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Little, William
Place Made:
Anson County North Carolina United States of America
Date Made:
mahogany –yellow pine
HOA: 39; WOA: 65 7/8; DOA: 27 7/8
Accession Number:
DESCRIPTION: Inlaid sideboard with serpentine front; square tapering legs ending in crossbanded cuffs and line and bellflower inlay; two drawers on left side, one drawer on right with false fronts for appearnce of two drawers, one drawer at center appears to be two and has two doors below; drawer and compartment fronts are decorated with various combinations of line, barber pole, and diamond and compass star inlay; edges of all compartments are outlined with a light wood; scarred and scratched top.

FORM: This is one of two serpentine front sideboards attributed to Little. The other is much plainer with only inlaid stringing for decoration. (RAES)

MAKER: William Little (1775-1848) was born in Carlisle, England, where he was apprenticed to a Mr. Graham of “Bighead,” but sailed to America when he was 23. He worked briefly in Norfolk and then Charleston before moving upcountry and settling in the Anson County town of Sneedsborough, on the Pee Dee River. Little worked there as a cabinetmaker until about 1818. At that point he appears to have become a successful full-time planter who purchased slaves to work his land. When he died he owned 112 enslaved individuals. Unlike the majority of other backcountry NC cabinetmakers who made most of their best pieces from walnut or cherry, Little produced many inlaid mahogany objects. All of his furniture is in the neoclassical British style with overtones of both Norfolk and Charleston design. William’s brother George Little, writing from England, quotes recently immigrated brother Thomas Little saying of William’s personal furnishings, “You have some of the nisest furneter in your House ever he did see.” See Acc. 3264 for a secretary and bookcase by Little, and Acc. 2816.1-37 for the planes used in his shop.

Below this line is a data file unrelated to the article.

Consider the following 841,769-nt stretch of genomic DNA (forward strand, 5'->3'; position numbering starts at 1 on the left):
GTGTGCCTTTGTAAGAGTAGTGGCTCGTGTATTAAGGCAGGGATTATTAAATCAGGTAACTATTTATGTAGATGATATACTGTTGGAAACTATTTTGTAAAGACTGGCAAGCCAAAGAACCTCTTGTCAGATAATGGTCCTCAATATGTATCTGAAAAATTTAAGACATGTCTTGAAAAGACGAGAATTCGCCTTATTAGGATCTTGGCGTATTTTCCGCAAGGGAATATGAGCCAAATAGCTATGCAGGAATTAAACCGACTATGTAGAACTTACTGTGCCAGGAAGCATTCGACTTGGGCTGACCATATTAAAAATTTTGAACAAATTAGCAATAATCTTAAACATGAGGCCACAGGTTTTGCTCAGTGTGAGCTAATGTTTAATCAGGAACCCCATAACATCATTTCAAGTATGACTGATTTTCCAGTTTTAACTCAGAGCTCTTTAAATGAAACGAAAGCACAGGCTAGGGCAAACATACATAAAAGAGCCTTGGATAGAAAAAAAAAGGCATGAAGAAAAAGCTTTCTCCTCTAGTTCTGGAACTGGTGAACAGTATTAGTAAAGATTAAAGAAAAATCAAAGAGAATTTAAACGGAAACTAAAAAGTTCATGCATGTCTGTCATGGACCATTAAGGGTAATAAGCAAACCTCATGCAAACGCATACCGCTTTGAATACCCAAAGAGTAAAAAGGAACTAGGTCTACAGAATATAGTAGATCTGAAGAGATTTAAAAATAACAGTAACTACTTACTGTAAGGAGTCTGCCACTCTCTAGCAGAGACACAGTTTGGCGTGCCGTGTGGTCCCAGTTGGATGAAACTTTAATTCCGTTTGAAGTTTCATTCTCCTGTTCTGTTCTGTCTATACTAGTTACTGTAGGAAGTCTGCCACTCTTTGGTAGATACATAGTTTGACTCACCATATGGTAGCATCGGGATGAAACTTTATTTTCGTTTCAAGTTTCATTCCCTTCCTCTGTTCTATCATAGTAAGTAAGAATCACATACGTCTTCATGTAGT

William’s brother Thomas (1781-1855) settled in nearby Richmond County, NC, and MESDA owns a portrait of Thomas’s daughter, Jane “Jenny” P. Little (1833-1857), Acc. 5877. Jenny Little was William Little’s niece.

WOODS: The use of mahogany is unusual for the Backcountry. The yellow pine interior is typical of the Piedmont area though.

Credit Line:
MESDA Purchase Fund